Republican Senators John McCain and Lindsey Graham called for America to supply arms to Syrian rebels during their visit to Kabul on Sunday, the New York Times reported.
The former presidential candidate has become an outspoken proponent of American military assistance to the Syrian opposition in the past several weeks, promoting his stance on the BBC’s HARDtalk and Fox News.
Graham, a conservative senator from South Carolina, and McCain argue that if Russia and Iran are supplying arms to Syria, then the US should act to counterbalance them. Combating Assad by proxy would effectively weaken Iran, too.
Graham said, “Breaking Syria apart from Iran could be as important to containing a nuclear Iran as sanctions.”
The New York Times quoted McCain saying: “I believe there are ways to get weapons to the opposition without direct United States involvement.” Whether this means American backing for an Arab League intervention and supplying them with weaponry or smuggling the weapons through intermediaries is uncertain.
Any overt action by the US in Syria will undoubtedly have diplomatic repercussions with Russia, China, and Iran — all Syrian allies.
Both McCain and Graham sit on the Senate Armed Services Committee.
McCain’s policy on Syria mimics his stance a year ago (nearly to the day) on Libya. He pushed for American involvement in the Libyan revolution which eventually toppled forty-year despot Colonel Muammar Gadhafi.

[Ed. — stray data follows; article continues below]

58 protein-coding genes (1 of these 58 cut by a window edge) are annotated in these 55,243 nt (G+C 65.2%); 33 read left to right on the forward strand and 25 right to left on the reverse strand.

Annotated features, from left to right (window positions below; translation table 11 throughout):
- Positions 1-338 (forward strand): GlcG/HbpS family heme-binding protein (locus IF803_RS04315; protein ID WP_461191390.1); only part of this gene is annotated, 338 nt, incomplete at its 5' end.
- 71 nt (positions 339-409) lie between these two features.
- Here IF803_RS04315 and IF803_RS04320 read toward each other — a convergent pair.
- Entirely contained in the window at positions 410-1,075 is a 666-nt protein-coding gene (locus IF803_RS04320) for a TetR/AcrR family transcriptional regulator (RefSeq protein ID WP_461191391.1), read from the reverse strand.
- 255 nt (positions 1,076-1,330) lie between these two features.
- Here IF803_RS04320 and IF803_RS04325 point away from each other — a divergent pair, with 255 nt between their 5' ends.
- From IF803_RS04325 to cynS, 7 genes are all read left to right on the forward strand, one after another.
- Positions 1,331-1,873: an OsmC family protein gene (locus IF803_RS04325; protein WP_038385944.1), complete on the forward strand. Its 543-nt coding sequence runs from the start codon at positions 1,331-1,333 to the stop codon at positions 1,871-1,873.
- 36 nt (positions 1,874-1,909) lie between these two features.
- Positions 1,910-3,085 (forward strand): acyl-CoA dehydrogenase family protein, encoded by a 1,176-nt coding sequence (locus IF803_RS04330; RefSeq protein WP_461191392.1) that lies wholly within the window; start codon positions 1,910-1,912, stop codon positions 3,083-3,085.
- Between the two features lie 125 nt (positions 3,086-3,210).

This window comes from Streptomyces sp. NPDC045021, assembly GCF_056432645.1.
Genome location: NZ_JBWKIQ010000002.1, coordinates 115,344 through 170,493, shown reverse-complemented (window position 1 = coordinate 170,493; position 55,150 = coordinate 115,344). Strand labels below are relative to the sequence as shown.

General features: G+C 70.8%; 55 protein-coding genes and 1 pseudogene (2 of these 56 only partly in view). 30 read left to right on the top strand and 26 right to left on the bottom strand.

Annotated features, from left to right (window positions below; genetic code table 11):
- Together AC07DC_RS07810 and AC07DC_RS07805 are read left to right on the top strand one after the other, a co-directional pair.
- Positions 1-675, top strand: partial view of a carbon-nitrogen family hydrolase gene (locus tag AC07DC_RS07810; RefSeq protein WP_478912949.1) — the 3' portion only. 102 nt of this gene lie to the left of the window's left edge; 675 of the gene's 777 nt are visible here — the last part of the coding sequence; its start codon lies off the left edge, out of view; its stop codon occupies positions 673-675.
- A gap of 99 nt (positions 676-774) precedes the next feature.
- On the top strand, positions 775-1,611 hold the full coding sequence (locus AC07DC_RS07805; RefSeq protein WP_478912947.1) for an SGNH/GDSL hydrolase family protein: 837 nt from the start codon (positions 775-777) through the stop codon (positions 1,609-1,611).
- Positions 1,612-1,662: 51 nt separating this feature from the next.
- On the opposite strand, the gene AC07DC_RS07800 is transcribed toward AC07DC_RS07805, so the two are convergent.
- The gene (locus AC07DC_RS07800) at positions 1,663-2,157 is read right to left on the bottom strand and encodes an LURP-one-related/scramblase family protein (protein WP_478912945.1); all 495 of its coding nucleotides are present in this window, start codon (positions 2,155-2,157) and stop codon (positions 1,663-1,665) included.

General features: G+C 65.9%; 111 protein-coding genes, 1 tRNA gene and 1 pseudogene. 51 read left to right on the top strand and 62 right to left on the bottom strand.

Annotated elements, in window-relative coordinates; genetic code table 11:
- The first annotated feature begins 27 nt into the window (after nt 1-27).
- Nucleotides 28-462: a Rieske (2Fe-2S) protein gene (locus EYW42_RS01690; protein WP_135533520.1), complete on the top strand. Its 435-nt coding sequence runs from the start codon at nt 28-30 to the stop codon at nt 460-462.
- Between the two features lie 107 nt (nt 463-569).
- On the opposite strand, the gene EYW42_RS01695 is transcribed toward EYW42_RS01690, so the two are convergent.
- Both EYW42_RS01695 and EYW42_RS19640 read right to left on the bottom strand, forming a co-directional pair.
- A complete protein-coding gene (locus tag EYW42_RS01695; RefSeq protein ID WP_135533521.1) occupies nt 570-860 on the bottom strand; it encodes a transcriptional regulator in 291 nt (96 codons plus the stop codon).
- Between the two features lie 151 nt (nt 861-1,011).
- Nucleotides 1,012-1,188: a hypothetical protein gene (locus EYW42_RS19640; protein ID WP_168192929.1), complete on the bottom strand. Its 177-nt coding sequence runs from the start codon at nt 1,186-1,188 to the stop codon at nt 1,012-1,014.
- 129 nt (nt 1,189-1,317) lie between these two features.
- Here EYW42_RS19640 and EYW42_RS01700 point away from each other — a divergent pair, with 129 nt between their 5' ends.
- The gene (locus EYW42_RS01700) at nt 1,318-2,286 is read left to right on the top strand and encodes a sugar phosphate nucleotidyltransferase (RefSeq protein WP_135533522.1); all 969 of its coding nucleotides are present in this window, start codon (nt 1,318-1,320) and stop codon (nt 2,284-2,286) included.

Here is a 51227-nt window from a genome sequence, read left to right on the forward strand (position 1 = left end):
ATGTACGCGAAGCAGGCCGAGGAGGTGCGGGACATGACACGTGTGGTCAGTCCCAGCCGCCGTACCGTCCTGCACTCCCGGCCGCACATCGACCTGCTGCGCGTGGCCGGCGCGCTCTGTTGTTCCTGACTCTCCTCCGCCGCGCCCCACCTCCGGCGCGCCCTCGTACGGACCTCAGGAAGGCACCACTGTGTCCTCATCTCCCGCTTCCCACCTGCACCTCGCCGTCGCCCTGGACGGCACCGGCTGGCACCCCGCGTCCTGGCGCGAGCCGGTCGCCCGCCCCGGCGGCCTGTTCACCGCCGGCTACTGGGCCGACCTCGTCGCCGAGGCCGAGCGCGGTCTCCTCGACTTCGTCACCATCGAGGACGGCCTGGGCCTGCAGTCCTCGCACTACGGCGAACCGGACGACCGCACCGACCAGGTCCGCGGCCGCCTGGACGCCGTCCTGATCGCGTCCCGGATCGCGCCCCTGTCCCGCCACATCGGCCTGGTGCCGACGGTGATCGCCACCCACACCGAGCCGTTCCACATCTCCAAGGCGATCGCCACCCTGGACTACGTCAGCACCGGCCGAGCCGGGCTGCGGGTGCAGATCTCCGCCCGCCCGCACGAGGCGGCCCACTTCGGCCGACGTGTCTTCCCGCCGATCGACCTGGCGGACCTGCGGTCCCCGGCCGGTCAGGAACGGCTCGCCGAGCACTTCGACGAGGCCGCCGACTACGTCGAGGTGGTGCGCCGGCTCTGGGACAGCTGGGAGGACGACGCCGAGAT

Unlike last year’s Libya campaign, however, neither McCain nor the US have broad support against Syria.
The Obama administration has expressed its unwillingness to intervene militarily in Syria, and a UN Security Council resolution against the Assad regime was vetoed by Russia and China. In the meantime, the US and the rest of the international community has stood by the sidelines as Syrian president Bashar Assad’s troops have bombard Syrian civilians. Death tolls over the 11 months of fighting are estimated at over 5,000
For now, US involvement in Syria is limited to observer drones flying high above the fray.
Hayden calls for safe haven
Also on Sunday, former CIA director Michael Hayden called on the international community to create a safe haven in northern Syria for fleeing civilians, and to act as an opposition base.
Hayden told CNN’s State of the Union the zone could be backed by Turkey, but admitted the idea was likely “not ready for primetime.”